Real Estate

Baltimore-area housing market sees record January as coronavirus pandemic continues to push sales

The Baltimore-area housing market saw another record month of buying and selling activity as the COVID-19 pandemic continues to keep home inventory low and push price points higher.

Despite a limited supply of properties for sale, the month of January had more closed sales than any other January in a decade, with 2,894, more than 15% higher than the same month last year.


The median sales price also shattered previous January highs at $300,000, down 2% from December but more than 16% higher than January 2020, according to data provided by MarketStats by ShowingTime, based on listing activity from Bright MLS.

Fueled by record-low mortgage interest rates and new consumer habits, homebuyers have capitalized on the unusual circumstances precipitated by the pandemic to secure affordable monthly payments, even when borrowing more. Sellers, meanwhile, have seen their properties sell in a matter of days, with many houses even selling out of bidding wars.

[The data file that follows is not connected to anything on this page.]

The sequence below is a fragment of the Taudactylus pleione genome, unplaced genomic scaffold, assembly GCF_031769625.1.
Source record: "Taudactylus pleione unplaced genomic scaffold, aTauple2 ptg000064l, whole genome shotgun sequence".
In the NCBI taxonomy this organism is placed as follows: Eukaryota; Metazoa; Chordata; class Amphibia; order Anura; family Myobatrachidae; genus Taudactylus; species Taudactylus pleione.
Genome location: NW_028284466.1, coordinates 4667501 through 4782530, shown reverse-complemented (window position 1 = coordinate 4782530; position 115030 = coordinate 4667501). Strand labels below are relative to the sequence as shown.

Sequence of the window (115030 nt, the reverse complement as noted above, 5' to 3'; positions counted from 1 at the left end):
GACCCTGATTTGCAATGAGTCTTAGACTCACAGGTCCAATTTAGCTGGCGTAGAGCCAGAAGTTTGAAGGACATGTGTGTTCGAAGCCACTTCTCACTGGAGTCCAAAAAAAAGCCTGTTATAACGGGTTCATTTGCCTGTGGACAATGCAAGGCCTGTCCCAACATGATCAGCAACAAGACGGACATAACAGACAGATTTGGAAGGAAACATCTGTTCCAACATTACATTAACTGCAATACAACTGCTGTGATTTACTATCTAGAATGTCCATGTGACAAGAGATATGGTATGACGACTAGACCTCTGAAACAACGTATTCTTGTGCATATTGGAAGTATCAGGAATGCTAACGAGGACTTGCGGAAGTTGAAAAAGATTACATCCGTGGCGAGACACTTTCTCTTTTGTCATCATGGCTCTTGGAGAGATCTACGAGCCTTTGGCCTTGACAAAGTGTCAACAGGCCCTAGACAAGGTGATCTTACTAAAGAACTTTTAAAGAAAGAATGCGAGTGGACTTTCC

“January kicked off 2021 with the same buyer enthusiasm we saw in the second half of 2020”, said Brian Donnellan, president and CEO at Bright MLS. “Across the Baltimore metro region, the time it took for homes to go under contract once listed declined faster than any time in nearly eight years.”

January, typically one of the slower months for home sales, maintained a quick pace of sales. Properties spent a median of 11 days on the market, down from a 37-day median in January 2020.

In certain counties, the median number of days on the market was even less; homes in Carroll and Harford counties spent a median of seven days on the market before selling, and houses in Anne Arundel and Howard counties had a median of nine days on the market.

In Baltimore County, homes spent a median of 11 days on the market, but certain areas within the county had even faster rates. Homes in Owings Mills spent a median of five days listed before going under contract.

Baltimore City, which had a decade-high number of home sales, saw a median of 23 days on the market, 19 days fewer than last year.

For the first time in three months, the Baltimore region experienced an increase in new listings month over month, which may benefit purchasers moving forward. Still, it would take about three weeks to sell through the inventory available as the months of housing supply dropped to another record low of 0.78 months.